It's also the story of the convergence of John Durham and Robert Mueller: how Durham uncovered the FBI's crimes and how Robert Mueller's FBI disputed the innocence of the men the FBI framed.
The FBI knocked and Mike Albano opened the door. It was 1983. As a member of the Massachusetts State Parole Board, Albano thought he had been doing his job when he looked into voting to commute the sentence of Peter Limone, who along with Joseph Salvati, Henry Tameleo, and Louis Greco, had been convicted for the murder of Teddy Deegan in 1965.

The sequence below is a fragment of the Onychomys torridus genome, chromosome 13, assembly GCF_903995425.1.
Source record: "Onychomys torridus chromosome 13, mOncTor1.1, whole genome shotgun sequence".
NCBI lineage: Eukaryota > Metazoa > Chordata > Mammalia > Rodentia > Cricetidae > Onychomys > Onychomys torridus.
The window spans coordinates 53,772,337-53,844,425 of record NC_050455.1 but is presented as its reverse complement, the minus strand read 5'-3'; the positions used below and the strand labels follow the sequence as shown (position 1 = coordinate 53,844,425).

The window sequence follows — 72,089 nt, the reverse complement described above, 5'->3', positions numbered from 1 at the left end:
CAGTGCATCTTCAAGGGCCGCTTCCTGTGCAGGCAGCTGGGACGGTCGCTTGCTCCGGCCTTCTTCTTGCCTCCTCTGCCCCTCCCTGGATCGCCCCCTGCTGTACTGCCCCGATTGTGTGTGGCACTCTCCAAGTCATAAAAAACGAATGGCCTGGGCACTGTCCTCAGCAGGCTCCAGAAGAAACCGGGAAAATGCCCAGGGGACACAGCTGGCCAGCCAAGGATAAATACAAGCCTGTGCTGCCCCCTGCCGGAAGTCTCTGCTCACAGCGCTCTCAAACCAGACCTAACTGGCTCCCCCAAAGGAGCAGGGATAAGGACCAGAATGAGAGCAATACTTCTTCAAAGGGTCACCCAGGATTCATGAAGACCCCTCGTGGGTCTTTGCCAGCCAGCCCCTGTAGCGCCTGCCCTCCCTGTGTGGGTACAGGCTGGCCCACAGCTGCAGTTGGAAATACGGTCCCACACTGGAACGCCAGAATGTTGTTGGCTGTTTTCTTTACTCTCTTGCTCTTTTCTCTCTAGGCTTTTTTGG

Those convictions never sat right with Albano – he was savvy to Massachusetts and the convergence of the Mob and law enforcement. His suspicions of the convictions, and sympathy to the four men, only grew when he met with Greco, who proclaimed his innocence and said "he wanted to live one day as a free man, just one day."1